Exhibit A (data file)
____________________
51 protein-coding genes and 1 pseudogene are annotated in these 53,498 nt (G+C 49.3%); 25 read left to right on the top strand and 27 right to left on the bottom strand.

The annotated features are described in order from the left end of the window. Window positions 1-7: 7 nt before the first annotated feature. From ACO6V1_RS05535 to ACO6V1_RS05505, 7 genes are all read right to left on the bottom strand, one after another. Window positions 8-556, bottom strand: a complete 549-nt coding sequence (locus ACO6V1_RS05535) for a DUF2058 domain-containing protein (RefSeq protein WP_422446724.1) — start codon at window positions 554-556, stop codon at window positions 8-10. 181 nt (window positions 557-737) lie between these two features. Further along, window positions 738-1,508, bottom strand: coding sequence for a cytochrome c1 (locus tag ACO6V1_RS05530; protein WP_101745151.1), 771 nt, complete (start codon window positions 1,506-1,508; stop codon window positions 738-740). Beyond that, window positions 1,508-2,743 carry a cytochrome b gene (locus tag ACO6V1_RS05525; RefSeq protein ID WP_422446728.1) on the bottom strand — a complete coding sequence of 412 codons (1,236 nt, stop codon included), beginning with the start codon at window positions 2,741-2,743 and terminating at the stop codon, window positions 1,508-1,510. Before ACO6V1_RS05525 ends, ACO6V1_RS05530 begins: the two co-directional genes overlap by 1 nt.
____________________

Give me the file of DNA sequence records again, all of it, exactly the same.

51 protein-coding genes and 1 pseudogene are annotated in these 53,498 nt (G+C 49.3%); 25 read left to right on the top strand and 27 right to left on the bottom strand.

The annotated features are described in order from the left end of the window. Window positions 1-7: 7 nt before the first annotated feature. From ACO6V1_RS05535 to ACO6V1_RS05505, 7 genes are all read right to left on the bottom strand, one after another. Window positions 8-556, bottom strand: a complete 549-nt coding sequence (locus ACO6V1_RS05535) for a DUF2058 domain-containing protein (RefSeq protein WP_422446724.1) — start codon at window positions 554-556, stop codon at window positions 8-10. 181 nt (window positions 557-737) lie between these two features. Further along, window positions 738-1,508, bottom strand: coding sequence for a cytochrome c1 (locus tag ACO6V1_RS05530; protein WP_101745151.1), 771 nt, complete (start codon window positions 1,506-1,508; stop codon window positions 738-740). Beyond that, window positions 1,508-2,743 carry a cytochrome b gene (locus tag ACO6V1_RS05525; RefSeq protein ID WP_422446728.1) on the bottom strand — a complete coding sequence of 412 codons (1,236 nt, stop codon included), beginning with the start codon at window positions 2,741-2,743 and terminating at the stop codon, window positions 1,508-1,510. Before ACO6V1_RS05525 ends, ACO6V1_RS05530 begins: the two co-directional genes overlap by 1 nt.